One of the many advantages of being a powerful politician in the city of Chicago is that opportunities for graft can present themselves in mysterious and wonderful ways.
For years, federal authorities have sought to pin something on Alderman Ed Burke, who has served on the city council since 1969 and is married to a sitting judge on the Illinois Supreme Court. No one in the city doubted the Burke was using his position to enrich himself. The only question was whether the FBI would be able to find enough on him to put him away.
Apparently, they finally have.
Burke has been charged with attempted extortion in a simple “pay for play” scheme where he shook down an owner of several fast food franchises in the city for campaign contributions by promising to grease the skids for a remodeling job on a store in his ward.
But the campaign cash wasn’t for Burke. It was for current Cook County Board President and candidate for mayor Toni Preckwinkle.
This is how Chicago politics works — doing favors for one powerful politician so he will eventually do favors for you.
As a consummate insider with his hands on many of the city’s levers of power, Burke is arguably one of the biggest fish ever reeled in by the U.S. attorney’s office, which has famously indicted a succession of Illinois governors, aldermen and other politicians in a seemingly never-ending parade of graft.
While the allegations have a familiar ring, the details in the 37-page complaint hint that it could be the tip of the iceberg. According to the complaint, the FBI had won a judge’s approval to wiretap Burke’s cellphone and was already recording his calls before the alleged shakedown at the center of the charge began to unfold in May 2017.
The evidence also includes emails and other documents, according to the complaint, which was filed Wednesday and unsealed Thursday.
After turning himself in at the Dirksen U.S. Courthouse Thursday afternoon, the silver-haired Burke appeared in a packed 17th floor courtroom dressed in a charcoal pinstriped suit, pink tie and his trademark pocket square. Before the hearing began, he sat with his attorneys and reviewed the charges with a deep frown on his face.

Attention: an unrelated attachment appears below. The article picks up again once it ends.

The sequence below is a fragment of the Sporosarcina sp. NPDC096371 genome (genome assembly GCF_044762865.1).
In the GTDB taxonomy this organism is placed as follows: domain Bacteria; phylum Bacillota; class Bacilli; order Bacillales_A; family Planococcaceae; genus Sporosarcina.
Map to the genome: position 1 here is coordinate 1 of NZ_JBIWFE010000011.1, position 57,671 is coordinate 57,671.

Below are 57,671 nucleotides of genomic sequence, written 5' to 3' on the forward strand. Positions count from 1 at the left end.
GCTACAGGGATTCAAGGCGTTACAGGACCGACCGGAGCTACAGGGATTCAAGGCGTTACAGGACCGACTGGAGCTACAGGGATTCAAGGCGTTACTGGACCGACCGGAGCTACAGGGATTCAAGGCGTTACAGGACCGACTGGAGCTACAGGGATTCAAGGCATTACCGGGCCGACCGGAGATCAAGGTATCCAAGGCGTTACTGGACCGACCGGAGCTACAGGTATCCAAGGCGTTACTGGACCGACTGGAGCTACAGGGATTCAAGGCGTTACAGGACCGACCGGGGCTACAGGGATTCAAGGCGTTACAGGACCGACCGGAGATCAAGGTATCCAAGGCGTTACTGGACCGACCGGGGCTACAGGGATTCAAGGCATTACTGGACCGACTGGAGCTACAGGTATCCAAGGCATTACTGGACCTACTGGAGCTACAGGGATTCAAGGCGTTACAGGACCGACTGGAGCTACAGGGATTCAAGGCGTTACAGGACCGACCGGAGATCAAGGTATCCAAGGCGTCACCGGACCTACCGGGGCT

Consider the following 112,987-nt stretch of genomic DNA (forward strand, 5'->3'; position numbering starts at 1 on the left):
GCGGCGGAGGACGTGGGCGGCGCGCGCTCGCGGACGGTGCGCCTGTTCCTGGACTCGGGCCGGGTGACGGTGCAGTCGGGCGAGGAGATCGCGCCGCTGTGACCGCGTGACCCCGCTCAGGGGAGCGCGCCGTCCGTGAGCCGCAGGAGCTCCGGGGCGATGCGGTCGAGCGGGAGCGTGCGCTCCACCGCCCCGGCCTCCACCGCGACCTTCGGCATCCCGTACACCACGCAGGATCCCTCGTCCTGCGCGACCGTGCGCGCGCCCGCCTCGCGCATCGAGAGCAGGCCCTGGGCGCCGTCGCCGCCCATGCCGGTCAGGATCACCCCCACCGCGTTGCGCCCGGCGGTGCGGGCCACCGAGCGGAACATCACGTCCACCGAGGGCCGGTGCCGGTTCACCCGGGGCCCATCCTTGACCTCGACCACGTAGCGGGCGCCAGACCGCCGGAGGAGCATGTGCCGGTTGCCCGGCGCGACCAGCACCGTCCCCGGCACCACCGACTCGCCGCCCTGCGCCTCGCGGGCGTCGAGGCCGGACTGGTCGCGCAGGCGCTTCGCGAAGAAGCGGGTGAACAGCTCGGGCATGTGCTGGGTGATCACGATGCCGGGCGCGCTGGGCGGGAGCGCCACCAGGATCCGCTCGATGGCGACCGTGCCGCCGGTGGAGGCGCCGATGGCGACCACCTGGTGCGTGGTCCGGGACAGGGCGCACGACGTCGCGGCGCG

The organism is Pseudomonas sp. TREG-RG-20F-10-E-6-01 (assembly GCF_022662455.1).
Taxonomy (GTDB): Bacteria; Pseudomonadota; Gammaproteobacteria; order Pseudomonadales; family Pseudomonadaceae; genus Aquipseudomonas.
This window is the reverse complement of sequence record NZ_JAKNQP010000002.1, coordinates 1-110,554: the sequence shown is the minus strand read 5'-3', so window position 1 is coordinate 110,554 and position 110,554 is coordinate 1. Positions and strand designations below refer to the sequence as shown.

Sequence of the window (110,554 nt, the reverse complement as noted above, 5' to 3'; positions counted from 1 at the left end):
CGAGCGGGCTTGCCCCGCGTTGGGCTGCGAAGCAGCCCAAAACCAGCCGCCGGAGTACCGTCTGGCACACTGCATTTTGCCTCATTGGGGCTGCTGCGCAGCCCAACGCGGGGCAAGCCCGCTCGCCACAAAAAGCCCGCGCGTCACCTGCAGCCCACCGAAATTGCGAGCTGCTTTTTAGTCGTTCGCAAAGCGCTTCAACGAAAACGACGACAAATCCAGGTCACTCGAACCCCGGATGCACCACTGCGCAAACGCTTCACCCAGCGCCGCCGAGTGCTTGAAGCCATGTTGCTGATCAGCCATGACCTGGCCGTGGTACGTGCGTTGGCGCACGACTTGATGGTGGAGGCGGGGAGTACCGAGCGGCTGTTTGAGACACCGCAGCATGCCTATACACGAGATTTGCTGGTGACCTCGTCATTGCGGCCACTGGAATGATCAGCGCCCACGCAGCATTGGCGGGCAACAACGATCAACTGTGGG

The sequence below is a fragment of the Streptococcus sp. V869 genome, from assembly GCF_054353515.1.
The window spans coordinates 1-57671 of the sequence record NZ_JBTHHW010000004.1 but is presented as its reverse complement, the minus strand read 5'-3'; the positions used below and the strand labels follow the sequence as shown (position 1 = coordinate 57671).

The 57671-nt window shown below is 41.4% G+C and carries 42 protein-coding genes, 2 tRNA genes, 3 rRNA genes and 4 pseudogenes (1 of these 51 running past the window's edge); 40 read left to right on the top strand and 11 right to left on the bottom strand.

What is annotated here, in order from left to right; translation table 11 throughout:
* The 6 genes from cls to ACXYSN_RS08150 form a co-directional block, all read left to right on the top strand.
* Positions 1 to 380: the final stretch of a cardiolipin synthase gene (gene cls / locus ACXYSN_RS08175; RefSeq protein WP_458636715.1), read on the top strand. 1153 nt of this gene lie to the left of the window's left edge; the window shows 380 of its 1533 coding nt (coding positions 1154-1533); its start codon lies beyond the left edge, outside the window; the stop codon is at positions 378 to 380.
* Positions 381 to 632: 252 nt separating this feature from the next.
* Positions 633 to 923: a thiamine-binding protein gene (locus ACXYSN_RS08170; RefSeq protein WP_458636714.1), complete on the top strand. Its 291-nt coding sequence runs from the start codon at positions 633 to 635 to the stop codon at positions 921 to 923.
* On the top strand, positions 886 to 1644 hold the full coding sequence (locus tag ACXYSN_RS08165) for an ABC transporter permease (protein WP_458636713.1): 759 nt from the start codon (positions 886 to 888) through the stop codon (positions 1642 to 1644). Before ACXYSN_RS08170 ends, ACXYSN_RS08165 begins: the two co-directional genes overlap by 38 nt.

When the case was called, Burke walked to the lectern, buttoning his suit coat and standing with his hands at his sides, clasping and unclasping his fingers. After Assistant U.S. Attorney Amarjeet Bhachu detailed the charges, U.S. Magistrate Judge Sheila Finnegan asked Burke if he understood them.
“Yes, your honor,” Burke answered firmly.
Burke was released on a $10,000 unsecured bond, meaning he would only have to pay that amount if he failed to appear in court as required.
How many times have Chicagoans seen these perp walks by the powerful? While the “machine” may be a ghost of what it was when Burke was just a young alderman on the make, its remnants still exercise enough influence to elect a mayor or a county board president.
That’s a change from the machine’s heyday when a Chicago mayor had Illinois’ electoral votes in his pocket for any Democratic candidate for president and controlled a dozen U.S. congressmen.
Burke’s fall does not herald the end of the machine. But it’s another sign that the demographic changes in the city in the last four decades have castrated the once powerful political organization that made Chicago almost unique among big cities.